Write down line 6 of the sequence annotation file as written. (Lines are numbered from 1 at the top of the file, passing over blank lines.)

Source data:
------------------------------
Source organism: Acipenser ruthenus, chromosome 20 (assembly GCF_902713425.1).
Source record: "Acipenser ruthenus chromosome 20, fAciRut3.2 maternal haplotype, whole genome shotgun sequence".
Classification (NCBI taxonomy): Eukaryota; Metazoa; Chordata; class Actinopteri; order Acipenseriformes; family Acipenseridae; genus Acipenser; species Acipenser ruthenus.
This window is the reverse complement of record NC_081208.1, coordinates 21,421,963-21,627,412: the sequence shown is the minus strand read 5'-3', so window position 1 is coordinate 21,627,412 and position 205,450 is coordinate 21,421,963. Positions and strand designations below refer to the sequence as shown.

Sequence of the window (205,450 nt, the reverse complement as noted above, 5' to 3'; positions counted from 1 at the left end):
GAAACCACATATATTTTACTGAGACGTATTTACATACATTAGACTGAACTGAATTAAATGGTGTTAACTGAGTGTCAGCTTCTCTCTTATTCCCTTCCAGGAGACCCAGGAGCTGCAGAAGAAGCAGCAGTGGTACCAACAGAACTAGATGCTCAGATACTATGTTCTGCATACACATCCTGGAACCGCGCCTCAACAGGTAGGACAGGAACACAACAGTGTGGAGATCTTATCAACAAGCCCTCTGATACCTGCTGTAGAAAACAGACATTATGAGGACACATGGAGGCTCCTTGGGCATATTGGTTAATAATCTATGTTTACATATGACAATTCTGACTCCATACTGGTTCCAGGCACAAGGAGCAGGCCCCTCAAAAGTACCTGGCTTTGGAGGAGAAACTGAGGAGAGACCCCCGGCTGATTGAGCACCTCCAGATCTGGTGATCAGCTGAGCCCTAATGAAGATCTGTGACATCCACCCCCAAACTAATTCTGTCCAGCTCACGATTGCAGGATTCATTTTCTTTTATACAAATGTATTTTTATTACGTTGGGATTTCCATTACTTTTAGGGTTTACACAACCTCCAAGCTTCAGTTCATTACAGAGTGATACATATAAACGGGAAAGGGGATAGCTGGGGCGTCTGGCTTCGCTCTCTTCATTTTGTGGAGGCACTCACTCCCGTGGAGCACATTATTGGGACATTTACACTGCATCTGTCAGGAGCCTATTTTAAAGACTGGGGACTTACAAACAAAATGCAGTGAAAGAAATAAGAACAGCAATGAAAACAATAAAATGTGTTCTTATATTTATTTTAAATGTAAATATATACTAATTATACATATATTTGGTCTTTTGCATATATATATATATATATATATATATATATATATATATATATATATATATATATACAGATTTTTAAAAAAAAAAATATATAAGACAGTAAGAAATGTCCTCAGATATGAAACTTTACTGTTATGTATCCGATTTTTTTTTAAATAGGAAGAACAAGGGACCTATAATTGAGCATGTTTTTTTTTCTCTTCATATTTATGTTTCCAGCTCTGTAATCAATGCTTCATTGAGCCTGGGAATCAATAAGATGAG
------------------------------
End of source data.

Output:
GAAACCACATATATTTTACTGAGACGTATTTACATACATTAGACTGAACTGAATTAAATGGTGTTAACTGAGTGTCAGCTTCTCTCTTATTCCCTTCCAGGAGACCCAGGAGCTGCAGAAGAAGCAGCAGTGGTACCAACAGAACTAGATGCTCAGATACTATGTTCTGCATACACATCCTGGAACCGCGCCTCAACAGGTAGGACAGGAACACAACAGTGTGGAGATCTTATCAACAAGCCCTCTGATACCTGCTGTAGAAAACAGACATTATGAGGACACATGGAGGCTCCTTGGGCATATTGGTTAATAATCTATGTTTACATATGACAATTCTGACTCCATACTGGTTCCAGGCACAAGGAGCAGGCCCCTCAAAAGTACCTGGCTTTGGAGGAGAAACTGAGGAGAGACCCCCGGCTGATTGAGCACCTCCAGATCTGGTGATCAGCTGAGCCCTAATGAAGATCTGTGACATCCACCCCCAAACTAATTCTGTCCAGCTCACGATTGCAGGATTCATTTTCTTTTATACAAATGTATTTTTATTACGTTGGGATTTCCATTACTTTTAGGGTTTACACAACCTCCAAGCTTCAGTTCATTACAGAGTGATACATATAAACGGGAAAGGGGATAGCTGGGGCGTCTGGCTTCGCTCTCTTCATTTTGTGGAGGCACTCACTCCCGTGGAGCACATTATTGGGACATTTACACTGCATCTGTCAGGAGCCTATTTTAAAGACTGGGGACTTACAAACAAAATGCAGTGAAAGAAATAAGAACAGCAATGAAAACAATAAAATGTGTTCTTATATTTATTTTAAATGTAAATATATACTAATTATACATATATTTGGTCTTTTGCATATATATATATATATATATATATATATATATATATATATATATATATATATATACAGATTTTTAAAAAAAAAAATATATAAGACAGTAAGAAATGTCCTCAGATATGAAACTTTACTGTTATGTATCCGATTTTTTTTTAAATAGGAAGAACAAGGGACCTATAATTGAGCATGTTTTTTTTTCTCTTCATATTTATGTTTCCAGCTCTGTAATCAATGCTTCATTGAGCCTGGGAATCAATAAGATGAG